Figure 2. 4-dihydroxyborylphenylalanine (BPA).

Sodium mercaptoundecahydrocloso-dodecaborate (Na2B12H11SH)
Figure 1. Reaction scheme of Boron Neutron Capture Therapy (BNCT).

Why Boron?
Suitable anti-cancer agents must possess the following characteristics:  Low toxicity. Boron has a negligible toxicity.  Availability. The non-radioactive boron-10 isotope has a natural abundance of 19.9% .  Effective in fission reaction. Boron has a comparatively large effective nuclear cross-section σ, (~1000 times greater than hydrogen’s σ), which correlates to a high neutron-uptake.  Selectivity.  Steady concentration.  Ability to penetrate the blood-brain-barrier. Boron alone does not meet these requirements, however it may be functionalized by attachment to a carrier/delivery molecule designed to meet these needs.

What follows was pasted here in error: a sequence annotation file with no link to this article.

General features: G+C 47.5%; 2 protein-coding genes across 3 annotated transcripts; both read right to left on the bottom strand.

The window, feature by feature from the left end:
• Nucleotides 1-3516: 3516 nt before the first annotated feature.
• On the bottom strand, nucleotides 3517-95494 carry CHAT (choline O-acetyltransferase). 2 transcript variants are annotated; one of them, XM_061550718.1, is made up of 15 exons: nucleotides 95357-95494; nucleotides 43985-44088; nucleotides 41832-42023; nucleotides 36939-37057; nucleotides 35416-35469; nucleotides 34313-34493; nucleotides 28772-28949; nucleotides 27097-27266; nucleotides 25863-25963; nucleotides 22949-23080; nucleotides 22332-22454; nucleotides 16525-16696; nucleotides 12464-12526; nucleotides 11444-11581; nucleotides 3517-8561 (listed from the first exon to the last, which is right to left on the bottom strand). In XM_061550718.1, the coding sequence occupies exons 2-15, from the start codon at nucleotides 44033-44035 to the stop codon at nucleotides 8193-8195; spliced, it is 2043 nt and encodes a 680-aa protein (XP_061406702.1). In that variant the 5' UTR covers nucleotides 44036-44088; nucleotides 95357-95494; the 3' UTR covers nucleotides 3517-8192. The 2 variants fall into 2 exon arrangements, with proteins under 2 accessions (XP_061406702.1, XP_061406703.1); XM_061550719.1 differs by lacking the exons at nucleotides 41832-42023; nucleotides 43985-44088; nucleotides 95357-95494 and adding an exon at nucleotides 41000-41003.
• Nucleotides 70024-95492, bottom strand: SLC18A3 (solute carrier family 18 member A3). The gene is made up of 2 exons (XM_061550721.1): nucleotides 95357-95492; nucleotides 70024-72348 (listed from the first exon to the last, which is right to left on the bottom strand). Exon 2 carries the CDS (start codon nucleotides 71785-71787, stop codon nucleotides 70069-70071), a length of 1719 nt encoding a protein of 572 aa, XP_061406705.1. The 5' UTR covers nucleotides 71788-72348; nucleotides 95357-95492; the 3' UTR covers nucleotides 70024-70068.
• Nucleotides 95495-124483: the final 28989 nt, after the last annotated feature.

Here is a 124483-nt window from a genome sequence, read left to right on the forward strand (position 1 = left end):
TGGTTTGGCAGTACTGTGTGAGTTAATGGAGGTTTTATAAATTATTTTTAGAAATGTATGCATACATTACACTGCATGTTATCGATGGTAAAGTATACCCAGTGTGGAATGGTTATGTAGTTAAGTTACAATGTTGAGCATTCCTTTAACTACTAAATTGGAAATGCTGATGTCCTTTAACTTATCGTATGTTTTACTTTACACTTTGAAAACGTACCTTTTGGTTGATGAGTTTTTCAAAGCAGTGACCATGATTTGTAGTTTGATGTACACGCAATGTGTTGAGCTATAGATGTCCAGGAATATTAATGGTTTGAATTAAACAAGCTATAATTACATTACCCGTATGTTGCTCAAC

Sodium borocaptate, or BSH, is the second low molecular weight boronated compound that has persisted in clinical trials. BSH is an icosahedra-type carborane compound, as seen in Figure 3. Carboranes are neutral, lipophilic, cluster/cage-like structures composed primarily of carbon, boron, and hydrogen. Carborane-containing compounds have shown promise in BNCT research due to their low toxicity, metabolic persistence (stability), and ease of functionalization.

Figure 4: Left: encapsulation method, right: incorporation method.

Dendrimers, or repetitively, symmetrically branched molecules, may also be used to deliver boronated drugs. Scientists have a high degree of control over the structure of dendrimers, and are thus able to produce heavily boronated compounds that are also highly amenable to functionalization.

Internal voids
Figure 3. Sodium borocaptate (BSH).